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Past simple

Level: beginner

With most verbs, the past tense is formed by adding –ed:

called liked wanted worked

But there are a lot of irregular past tense forms in English. Here are the most common irregular verbs in English, with their past tense forms:

Base form Past tense
be
begin
break
bring
buy
build
choose
come
cost
cut
do
draw
drive
eat
feel
find
get
give
go
have
hear
hold
keep
know
leave
lead
let
lie
lose
make
mean
meet
pay
put
run
say
sell
send
set
sit
speak
spend
stand
take
teach
tell
think
understand
wear
win
write
was/were
began
broke
brought
bought
built
chose
came
cost
cut
did
drew
drove
ate
felt
found
got
gave
went
had
heard
held
kept
knew
left
led
let
lay
lost
made
meant
met
paid
put
ran
said
sold
sent
set
sat
spoke
spent
stood
took
taught
told
thought
understood
wore
won
wrote

We use the past tense to talk about:

  • something that happened once in the past:

I met my wife in 1983.
We went to Spain for our holidays.
They got home very late last night.

  • something that happened several times in the past:

When I was a boy, I walked a mile to school every day.
We swam a lot while we were on holiday.
They always enjoyed visiting their friends.

  • something that was true for some time in the past:

I lived abroad for ten years.
He enjoyed being a student.
She played a lot of tennis when she was younger.

  • we often use expressions with ago with the past simple:

I met my wife a long time ago.

Past simple 1
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Past simple 2
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Past simple questions and negatives

We use did to make questions with the past simple:

Did she play tennis when she was younger?
Did you live abroad?
When did you meet your wife?
Where did you go for your holidays?

But questions with who often don't use did:

Who discovered penicillin?
Who wrote Don Quixote?

Past simple questions 1
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Past simple questions 2
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We use didn't (did not) to make negatives with the past simple:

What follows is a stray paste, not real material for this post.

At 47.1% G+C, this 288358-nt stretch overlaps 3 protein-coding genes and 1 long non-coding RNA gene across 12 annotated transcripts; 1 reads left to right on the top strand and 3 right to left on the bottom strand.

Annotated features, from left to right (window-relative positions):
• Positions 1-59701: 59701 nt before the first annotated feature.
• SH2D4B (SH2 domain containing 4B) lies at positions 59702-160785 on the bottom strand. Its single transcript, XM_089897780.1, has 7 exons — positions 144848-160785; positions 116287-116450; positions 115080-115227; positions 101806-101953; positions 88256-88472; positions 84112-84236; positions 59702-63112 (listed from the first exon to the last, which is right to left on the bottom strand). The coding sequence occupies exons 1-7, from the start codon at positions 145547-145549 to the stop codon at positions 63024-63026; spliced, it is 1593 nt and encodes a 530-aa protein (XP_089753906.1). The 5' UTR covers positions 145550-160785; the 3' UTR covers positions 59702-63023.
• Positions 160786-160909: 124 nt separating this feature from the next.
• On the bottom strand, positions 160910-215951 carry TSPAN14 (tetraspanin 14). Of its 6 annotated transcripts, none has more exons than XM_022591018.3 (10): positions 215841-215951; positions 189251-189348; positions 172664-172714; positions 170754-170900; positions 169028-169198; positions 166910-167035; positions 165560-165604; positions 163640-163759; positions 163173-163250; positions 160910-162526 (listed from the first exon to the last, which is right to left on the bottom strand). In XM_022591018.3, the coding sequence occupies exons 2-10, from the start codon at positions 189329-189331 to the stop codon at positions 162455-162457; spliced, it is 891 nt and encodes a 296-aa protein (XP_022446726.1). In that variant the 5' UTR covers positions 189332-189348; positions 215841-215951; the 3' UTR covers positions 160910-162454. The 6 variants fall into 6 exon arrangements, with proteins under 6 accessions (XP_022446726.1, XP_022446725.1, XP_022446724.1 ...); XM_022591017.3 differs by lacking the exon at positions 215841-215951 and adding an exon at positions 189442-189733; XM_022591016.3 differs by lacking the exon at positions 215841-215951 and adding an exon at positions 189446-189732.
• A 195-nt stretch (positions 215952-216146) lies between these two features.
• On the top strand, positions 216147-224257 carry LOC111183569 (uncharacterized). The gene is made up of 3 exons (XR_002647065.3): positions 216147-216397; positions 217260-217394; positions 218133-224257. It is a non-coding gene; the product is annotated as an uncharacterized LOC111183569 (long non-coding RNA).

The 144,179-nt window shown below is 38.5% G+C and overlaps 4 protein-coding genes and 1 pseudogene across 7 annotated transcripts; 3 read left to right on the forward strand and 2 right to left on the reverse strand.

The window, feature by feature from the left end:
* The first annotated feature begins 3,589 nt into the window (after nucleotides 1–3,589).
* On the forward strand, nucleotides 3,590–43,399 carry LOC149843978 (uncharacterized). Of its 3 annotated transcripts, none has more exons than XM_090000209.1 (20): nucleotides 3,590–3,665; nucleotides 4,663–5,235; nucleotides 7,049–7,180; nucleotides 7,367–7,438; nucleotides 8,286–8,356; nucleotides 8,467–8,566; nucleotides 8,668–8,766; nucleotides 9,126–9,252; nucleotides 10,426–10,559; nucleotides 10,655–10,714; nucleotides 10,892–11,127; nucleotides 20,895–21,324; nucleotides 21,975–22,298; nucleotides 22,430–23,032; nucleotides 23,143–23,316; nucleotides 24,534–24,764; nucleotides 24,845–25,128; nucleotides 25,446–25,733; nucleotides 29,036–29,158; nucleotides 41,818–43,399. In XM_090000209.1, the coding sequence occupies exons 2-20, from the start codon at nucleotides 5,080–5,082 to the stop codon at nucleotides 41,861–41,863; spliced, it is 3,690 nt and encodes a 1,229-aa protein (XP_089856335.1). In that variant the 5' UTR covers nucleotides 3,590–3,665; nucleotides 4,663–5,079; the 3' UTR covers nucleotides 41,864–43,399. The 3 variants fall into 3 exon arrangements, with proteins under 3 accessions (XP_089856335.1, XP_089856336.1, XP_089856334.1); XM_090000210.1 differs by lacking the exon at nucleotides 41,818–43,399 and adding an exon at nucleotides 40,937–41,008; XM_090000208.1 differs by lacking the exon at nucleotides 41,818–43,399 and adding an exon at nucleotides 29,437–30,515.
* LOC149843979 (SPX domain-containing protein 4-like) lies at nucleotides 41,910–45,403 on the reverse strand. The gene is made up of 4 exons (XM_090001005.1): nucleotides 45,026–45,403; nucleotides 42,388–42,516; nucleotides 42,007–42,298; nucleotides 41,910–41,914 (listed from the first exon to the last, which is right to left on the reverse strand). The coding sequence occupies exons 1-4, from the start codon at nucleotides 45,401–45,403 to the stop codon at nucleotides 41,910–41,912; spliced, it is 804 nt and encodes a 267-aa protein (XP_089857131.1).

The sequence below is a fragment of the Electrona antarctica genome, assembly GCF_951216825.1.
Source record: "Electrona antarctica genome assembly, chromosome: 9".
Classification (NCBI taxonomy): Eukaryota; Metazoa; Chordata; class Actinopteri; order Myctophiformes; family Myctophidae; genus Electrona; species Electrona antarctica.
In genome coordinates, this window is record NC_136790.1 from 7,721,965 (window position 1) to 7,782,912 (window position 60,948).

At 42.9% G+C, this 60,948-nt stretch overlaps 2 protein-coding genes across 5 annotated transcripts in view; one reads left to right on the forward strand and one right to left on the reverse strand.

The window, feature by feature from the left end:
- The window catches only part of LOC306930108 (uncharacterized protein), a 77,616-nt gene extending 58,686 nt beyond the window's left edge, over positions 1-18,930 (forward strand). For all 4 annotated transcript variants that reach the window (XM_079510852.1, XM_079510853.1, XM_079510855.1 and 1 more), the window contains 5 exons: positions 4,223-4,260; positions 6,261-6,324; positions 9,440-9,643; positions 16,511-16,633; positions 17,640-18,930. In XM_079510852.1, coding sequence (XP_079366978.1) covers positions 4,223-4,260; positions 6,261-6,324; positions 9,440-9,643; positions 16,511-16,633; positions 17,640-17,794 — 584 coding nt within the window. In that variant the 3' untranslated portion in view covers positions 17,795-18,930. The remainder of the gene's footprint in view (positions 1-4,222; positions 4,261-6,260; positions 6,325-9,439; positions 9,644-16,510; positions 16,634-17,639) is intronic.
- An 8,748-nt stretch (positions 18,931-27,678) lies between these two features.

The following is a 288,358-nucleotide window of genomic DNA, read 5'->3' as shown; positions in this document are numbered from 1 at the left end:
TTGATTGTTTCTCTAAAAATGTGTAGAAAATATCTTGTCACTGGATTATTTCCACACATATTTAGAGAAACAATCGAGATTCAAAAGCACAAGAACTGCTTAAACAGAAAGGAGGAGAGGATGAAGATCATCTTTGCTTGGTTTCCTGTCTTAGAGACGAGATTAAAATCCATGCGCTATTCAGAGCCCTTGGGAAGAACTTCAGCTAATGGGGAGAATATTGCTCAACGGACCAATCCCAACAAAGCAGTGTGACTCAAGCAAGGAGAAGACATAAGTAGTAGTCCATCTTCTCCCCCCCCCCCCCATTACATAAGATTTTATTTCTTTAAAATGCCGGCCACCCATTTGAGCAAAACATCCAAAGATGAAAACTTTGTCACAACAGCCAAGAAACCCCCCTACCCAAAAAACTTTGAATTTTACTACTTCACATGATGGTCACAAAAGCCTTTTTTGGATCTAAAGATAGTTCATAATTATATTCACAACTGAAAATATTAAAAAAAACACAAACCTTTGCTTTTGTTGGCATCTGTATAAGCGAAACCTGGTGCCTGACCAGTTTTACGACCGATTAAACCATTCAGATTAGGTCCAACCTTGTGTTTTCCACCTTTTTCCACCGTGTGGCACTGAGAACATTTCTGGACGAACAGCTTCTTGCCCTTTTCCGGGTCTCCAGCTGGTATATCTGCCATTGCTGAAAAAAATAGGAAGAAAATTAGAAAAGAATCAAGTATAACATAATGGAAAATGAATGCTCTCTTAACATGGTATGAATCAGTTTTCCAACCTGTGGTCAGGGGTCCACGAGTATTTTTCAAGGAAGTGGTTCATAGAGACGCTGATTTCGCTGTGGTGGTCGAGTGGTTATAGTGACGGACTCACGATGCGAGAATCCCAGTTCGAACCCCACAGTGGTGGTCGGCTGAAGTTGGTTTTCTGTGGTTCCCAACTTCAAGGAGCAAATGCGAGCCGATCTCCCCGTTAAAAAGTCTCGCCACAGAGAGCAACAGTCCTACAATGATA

They didn't go to Spain this year.
We didn't get home until very late last night.
I didn't see you yesterday.
 

Past simple negatives 1
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Past simple negatives 2
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Level: intermediate

Past simple and hypotheses

We can also use the past simple to refer to the present or future in hypotheses (when we imagine something). See these pages:

Comments

Hi teacher,
I don't know how we can know when to take "always" in the past simple when used "always" in the present simple? I hope you'll help me know clearly about it. Thanks you very much!

Hi Phan thủy,

I'm not sure what exactly confuses you about the use of 'always' and it's not possible for us to provide long explanations of all possible uses of a word. Perhaps you could post an example sentence which is confusing for you and we'll try to help with that.

Best wishes,

Peter

The LearnEnglish Team

Hello Sir,
I wanted to know if someone asks a question in past tense using "did" do we have to answer using did or had? For example, if someone asks "didn't you tell me that you would come to see me?" So is it OK to answer "no, i didn't" ?

Hello ayeshasheikh,

Asking this question with 'didn't' normally indicates that the speaker expects you to answer 'yes', but it is OK to say 'no, I didn't' if that is what you mean.

All the best,
Kirk
The LearnEnglish Team

Hi teacher
I have a dude with this sentence, which one is correct:
- I forgot to invite you
-I forgot invited you
thank you
Carlos

Hi carlos,

The first one is correct. Note that you can often figure out which form is correct by checking verbs in the dictionary - see our searchbox on the lower right.

Best wishes,
Kirk
The LearnEnglish Team

hi teacher

i have been studying English tenses since last week,it's good well summarized i understand the context of English tenses.

here i need little bit advise,Dear teachers i want to know the best edition English grammar books,whether in on-line or had-copy

best regard

Hello abdijamo,

I'm afraid that we can't recommend specific titles or websites, but what I can recommend is that you take a look at a variety of books before you purchase one. English grammar is a vast topic, and so most books have a particular focus - it could be on verbs, or typical grammar needed at the intermediate level, etc. If you choose a book that has a focus that matches your needs, you're more likely to find it useful.

Good luck!

All the best,
Kirk
The LearnEnglish Team

Could you help me out with this sentence:
We met 10 years ago, when we both had already graduated from college, but (to get) a job yet.
I’m not sure what tense form to use for ‘to get’

Hello kkolina,

I'm afraid we do not help users with homework or test questions! You need to think about whether this is something which is in the past and finished (then we would use the past simple) or is still true at the moment of speaking (then we would use the present perfect).

Best wishes,

 

Peter

The LearnEnglish Team

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